Common pathway analysis for livers from mice for all datasets (STS-135, RR1 and RR3 mission). (A) Only displaying the common Gene Set Enrichment Analysis (GSEA) with Gene Ontology (GO) pathways on liver’s from STS-135, RR1 and RR3 GeneLab datasets displayed as a network through a Cytoscape plugin, EnrichmentMap73. Red nodes indicate upregulation of the pathway and blue nodes represent downregulation. Lipid related pathways are shown with a yellow background. Each node represents one gene set and the size of the node indicates the number of genes involved with the predictions. Each node contains 4 wedges for each condition and the color of each wedge indicates if the gene set is downregulated (blue) or upregulated (red). The shade of the color indicates degree of regulation. The thickness of the edge (blue lines) represents the number of genes associated with the overlap of the gene sets (or nodes) that the edge connects. Clusters were named according to common function in each grouping. (B) Upstream regulator analysis utilizing Ingenuity Pathway Analysis (IPA) on the significantly regulated genes (FDR < 0.05). The results are shown only for the common upstream regulators across all conditions (STS-135, RR1, and RR3) as a heatmap of the activated z-scores.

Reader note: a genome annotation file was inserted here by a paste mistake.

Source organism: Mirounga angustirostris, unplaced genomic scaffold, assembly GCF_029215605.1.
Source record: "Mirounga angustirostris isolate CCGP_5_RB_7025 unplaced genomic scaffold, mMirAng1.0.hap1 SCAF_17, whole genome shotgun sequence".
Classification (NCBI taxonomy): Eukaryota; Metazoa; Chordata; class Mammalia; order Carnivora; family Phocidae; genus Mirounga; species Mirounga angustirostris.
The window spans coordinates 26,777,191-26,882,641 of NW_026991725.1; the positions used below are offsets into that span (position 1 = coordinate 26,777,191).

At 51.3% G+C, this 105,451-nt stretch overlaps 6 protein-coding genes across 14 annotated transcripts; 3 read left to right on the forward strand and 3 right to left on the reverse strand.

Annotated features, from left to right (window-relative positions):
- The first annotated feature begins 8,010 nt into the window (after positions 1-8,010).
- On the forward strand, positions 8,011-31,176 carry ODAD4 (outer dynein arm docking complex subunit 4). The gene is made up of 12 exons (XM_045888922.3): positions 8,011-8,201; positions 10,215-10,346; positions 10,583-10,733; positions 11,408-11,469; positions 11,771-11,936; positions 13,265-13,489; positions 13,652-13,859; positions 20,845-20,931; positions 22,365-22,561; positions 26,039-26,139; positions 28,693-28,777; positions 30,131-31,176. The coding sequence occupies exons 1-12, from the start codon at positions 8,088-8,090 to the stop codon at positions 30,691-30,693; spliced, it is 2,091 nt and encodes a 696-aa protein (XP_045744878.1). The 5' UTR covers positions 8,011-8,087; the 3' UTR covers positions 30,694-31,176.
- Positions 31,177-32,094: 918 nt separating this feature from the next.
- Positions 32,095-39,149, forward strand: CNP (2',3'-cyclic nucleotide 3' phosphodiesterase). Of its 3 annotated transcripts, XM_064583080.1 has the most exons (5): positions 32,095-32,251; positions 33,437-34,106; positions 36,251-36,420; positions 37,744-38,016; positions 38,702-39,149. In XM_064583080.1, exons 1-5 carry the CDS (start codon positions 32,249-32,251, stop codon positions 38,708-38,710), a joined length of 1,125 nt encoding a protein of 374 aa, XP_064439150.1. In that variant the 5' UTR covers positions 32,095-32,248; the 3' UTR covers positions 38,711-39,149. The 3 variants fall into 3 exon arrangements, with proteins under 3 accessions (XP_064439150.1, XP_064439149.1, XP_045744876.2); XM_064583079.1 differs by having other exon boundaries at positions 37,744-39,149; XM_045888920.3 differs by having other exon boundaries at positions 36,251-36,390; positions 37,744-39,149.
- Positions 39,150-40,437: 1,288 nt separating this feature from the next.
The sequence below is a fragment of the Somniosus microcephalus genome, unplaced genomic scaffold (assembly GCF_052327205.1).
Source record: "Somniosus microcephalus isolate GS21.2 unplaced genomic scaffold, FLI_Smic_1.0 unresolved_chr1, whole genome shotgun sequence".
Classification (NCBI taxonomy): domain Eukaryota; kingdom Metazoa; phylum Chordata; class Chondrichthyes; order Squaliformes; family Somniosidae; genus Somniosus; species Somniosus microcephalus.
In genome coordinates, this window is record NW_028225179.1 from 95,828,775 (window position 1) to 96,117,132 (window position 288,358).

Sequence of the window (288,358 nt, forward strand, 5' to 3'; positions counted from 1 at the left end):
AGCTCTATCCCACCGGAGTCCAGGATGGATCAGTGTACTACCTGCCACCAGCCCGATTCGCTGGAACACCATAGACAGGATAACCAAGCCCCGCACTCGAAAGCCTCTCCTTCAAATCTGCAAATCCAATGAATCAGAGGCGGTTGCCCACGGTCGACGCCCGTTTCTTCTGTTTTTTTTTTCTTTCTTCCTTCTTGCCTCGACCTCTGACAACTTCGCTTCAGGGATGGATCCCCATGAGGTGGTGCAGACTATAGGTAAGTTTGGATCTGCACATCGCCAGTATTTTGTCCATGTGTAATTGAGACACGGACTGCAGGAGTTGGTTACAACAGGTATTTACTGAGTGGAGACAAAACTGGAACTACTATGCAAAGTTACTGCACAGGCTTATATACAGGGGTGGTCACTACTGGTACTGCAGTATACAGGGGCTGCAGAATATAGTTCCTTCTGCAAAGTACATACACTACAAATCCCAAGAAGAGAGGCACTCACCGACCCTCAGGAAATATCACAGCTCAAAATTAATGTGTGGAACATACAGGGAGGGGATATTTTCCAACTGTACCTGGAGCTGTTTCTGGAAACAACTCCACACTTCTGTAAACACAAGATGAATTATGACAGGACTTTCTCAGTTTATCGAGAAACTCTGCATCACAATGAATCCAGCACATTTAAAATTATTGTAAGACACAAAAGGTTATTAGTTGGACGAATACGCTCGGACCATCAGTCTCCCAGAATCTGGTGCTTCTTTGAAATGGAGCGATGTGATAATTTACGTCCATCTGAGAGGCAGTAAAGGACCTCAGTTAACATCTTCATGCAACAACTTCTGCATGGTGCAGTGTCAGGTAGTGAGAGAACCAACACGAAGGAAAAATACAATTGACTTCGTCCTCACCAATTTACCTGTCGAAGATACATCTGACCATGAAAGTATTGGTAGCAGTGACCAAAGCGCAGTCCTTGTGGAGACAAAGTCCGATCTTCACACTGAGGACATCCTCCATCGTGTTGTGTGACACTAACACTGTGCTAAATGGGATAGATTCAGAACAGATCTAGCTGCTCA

Duration changes in livers from mice flown in space

Although the theme of this manuscript is determining functions in the liver that will be impacted by spaceflight independent of duration and strain, we thought it will be important to also briefly discuss the differences in biological functions that will occur as a function of duration. For this analysis we have utilized data from the same strain mice (i.e. C57BL/6) with two different durations in space on the ISS (21 and 37 days) to remove any additional confounding factors. This comparison will give us some insight on potential biological changes that will occur with longer exposure to the space environment on the liver. As in the previous section, for comparisons between different GeneLab datasets and omics platforms, we performed the analysis with the normalized enrichment scores (NES) determined through GSEA GO terms.

To study the impact of duration in space on the liver, we directly compared the GO terms from the GSEA analysis containing FDR ≤ 0.05 between the two RR1 datasets (Fig. 4). We observed, in agreement with the previous results, that pathways related to lipid and mitochondrial functions were activated independent of duration in space. In addition, pathways related to innate immune functions were inhibited independent of duration in space which was also shown in the previous section for all datasets (Fig. 3A).

Figure 4